LONDON • Oil prices fell yesterday, following surprise travel restrictions imposed by US President Donald Trump in an attempt to halt the spread of the coronavirus after the World Health Organisation described the outbreak as a pandemic.
The slump in oil is being compounded by the threat of a flood of cheap supply, after Saudi Arabia and the United Arab Emirates said they would raise output in a stand-off with Russia.
Brent crude was down 5.6 per cent to US$33.78 a barrel at around 0930 GMT (5.30pm Singapore time).
US crude was down 5.4 per cent to US$31.21 a barrel.
“Failure to stop a market-share war will fill global oil storage and Brent prices again will trade with a $20 handle by year-end,” said Mr Robert Ryan, chief energy strategist at BCA Research.
The two benchmarks are down about 50 per cent from highs reached in January.
They had their biggest one-day declines since the 1991 Gulf War on Monday after Saudi Arabia launched a price war.
Global shares also took a hit after Mr Trump said the United States would suspend all travel from Europe to the US.
The move is likely to mean a further drop in demand for jet and other fuels in an already battered oil market, although just how much is hard to quantify.
The six-month Brent contango spread LCOc1-LCOc7 from May to November widened to as low as US$6.40 a barrel, a level not seen since February 2015.
Contango is where the futures price of a commodity is higher than the spot price, prompting traders to fill tankers with oil to store for later delivery.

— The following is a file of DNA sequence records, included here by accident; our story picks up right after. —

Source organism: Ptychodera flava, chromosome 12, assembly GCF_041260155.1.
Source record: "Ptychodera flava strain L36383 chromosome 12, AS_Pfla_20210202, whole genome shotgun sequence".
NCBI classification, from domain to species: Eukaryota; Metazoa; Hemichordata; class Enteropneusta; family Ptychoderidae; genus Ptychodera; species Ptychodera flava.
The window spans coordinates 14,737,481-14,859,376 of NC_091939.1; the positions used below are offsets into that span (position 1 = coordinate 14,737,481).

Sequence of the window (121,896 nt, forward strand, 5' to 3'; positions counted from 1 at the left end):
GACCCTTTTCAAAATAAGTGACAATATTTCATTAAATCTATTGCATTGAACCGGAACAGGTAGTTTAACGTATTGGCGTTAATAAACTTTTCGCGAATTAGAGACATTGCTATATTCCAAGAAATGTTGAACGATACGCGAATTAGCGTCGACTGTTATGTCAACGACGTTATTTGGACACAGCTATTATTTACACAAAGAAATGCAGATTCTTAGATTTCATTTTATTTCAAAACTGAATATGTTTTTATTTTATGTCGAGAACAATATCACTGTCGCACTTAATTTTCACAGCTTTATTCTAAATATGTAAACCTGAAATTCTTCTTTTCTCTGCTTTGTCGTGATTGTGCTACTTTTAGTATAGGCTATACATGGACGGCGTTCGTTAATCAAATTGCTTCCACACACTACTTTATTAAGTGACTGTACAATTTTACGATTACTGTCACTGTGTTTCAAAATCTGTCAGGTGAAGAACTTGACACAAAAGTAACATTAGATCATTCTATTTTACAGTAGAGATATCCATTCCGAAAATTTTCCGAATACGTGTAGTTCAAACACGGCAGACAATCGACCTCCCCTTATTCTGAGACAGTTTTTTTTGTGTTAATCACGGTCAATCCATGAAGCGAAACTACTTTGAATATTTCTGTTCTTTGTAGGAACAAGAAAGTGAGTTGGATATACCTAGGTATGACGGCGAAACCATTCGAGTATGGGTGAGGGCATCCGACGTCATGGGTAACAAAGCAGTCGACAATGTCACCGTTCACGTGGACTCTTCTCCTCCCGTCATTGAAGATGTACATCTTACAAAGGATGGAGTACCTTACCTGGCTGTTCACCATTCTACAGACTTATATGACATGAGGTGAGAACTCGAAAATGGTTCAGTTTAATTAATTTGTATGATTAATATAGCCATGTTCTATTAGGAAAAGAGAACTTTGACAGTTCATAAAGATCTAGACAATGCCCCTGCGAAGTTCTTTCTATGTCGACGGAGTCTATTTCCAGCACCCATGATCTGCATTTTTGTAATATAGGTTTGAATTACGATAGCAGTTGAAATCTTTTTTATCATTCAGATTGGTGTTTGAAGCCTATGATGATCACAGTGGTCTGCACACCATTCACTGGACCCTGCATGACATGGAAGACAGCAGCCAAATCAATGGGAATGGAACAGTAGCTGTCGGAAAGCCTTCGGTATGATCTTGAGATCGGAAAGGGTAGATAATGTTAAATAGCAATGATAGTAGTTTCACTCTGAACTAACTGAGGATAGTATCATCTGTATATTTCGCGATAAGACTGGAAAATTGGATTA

As many await to see who will break first in the Saudi-Russian price war, Mr Ehsan Khoman, head of Middle East and North Africa research and strategy at Japan’s Mitsubishi UFJ Financial Group, said: “We believe that both sides have enough financial capacity and sufficiently divergent goals to sustain the oil price war for many quarters, not months.”
The US Energy Information Administration and the Organisation of the Petroleum Exporting Countries have slashed forecasts for oil demand because of the coronavirus outbreak, and expect demand to contract this quarter.
“If the crisis persists for another two or three months, many companies will go bankrupt, especially those in the US energy sector which also have to deal with an oil price war,” said Mr Hussein Sayed, chief market strategist at forex broker FXTM.
Weekly data on US inventories showed minimal effects from the coronavirus pandemic so far. Crude stocks increased by 7.7 million barrels, but inventories of gasoline and diesel fell sharply, as refining runs remain at seasonally low levels.
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